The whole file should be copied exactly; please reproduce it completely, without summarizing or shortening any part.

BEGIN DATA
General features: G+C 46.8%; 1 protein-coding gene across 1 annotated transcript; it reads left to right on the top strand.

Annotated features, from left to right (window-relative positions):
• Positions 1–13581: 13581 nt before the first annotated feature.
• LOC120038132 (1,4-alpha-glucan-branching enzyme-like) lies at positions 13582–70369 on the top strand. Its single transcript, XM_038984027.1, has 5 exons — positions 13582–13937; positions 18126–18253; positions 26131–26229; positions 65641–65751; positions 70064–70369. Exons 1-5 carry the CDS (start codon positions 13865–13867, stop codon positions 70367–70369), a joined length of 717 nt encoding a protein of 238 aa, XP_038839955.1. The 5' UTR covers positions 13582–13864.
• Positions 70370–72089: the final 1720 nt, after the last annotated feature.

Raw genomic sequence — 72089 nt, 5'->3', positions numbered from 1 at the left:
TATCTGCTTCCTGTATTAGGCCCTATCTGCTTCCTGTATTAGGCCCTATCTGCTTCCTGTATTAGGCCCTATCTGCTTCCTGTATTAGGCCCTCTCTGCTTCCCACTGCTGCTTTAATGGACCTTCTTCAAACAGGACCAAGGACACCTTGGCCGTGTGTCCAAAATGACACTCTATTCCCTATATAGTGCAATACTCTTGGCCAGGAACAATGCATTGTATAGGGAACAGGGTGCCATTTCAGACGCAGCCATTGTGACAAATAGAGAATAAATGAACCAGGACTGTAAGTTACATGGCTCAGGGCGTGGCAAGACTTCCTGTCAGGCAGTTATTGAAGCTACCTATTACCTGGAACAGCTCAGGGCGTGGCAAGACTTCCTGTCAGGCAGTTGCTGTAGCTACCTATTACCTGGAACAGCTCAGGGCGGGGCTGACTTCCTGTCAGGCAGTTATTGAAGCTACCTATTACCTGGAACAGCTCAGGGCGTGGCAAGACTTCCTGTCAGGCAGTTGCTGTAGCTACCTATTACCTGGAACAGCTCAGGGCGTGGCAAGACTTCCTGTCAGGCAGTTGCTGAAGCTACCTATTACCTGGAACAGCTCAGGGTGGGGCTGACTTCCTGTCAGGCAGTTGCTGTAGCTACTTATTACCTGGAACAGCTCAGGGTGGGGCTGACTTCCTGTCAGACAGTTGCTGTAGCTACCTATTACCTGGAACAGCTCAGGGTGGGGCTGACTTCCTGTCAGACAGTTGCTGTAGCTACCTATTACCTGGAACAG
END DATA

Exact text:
General features: G+C 46.8%; 1 protein-coding gene across 1 annotated transcript; it reads left to right on the top strand.

Annotated features, from left to right (window-relative positions):
• Positions 1–13581: 13581 nt before the first annotated feature.
• LOC120038132 (1,4-alpha-glucan-branching enzyme-like) lies at positions 13582–70369 on the top strand. Its single transcript, XM_038984027.1, has 5 exons — positions 13582–13937; positions 18126–18253; positions 26131–26229; positions 65641–65751; positions 70064–70369. Exons 1-5 carry the CDS (start codon positions 13865–13867, stop codon positions 70367–70369), a joined length of 717 nt encoding a protein of 238 aa, XP_038839955.1. The 5' UTR covers positions 13582–13864.
• Positions 70370–72089: the final 1720 nt, after the last annotated feature.

Raw genomic sequence — 72089 nt, 5'->3', positions numbered from 1 at the left:
TATCTGCTTCCTGTATTAGGCCCTATCTGCTTCCTGTATTAGGCCCTATCTGCTTCCTGTATTAGGCCCTATCTGCTTCCTGTATTAGGCCCTCTCTGCTTCCCACTGCTGCTTTAATGGACCTTCTTCAAACAGGACCAAGGACACCTTGGCCGTGTGTCCAAAATGACACTCTATTCCCTATATAGTGCAATACTCTTGGCCAGGAACAATGCATTGTATAGGGAACAGGGTGCCATTTCAGACGCAGCCATTGTGACAAATAGAGAATAAATGAACCAGGACTGTAAGTTACATGGCTCAGGGCGTGGCAAGACTTCCTGTCAGGCAGTTATTGAAGCTACCTATTACCTGGAACAGCTCAGGGCGTGGCAAGACTTCCTGTCAGGCAGTTGCTGTAGCTACCTATTACCTGGAACAGCTCAGGGCGGGGCTGACTTCCTGTCAGGCAGTTATTGAAGCTACCTATTACCTGGAACAGCTCAGGGCGTGGCAAGACTTCCTGTCAGGCAGTTGCTGTAGCTACCTATTACCTGGAACAGCTCAGGGCGTGGCAAGACTTCCTGTCAGGCAGTTGCTGAAGCTACCTATTACCTGGAACAGCTCAGGGTGGGGCTGACTTCCTGTCAGGCAGTTGCTGTAGCTACTTATTACCTGGAACAGCTCAGGGTGGGGCTGACTTCCTGTCAGACAGTTGCTGTAGCTACCTATTACCTGGAACAGCTCAGGGTGGGGCTGACTTCCTGTCAGACAGTTGCTGTAGCTACCTATTACCTGGAACAG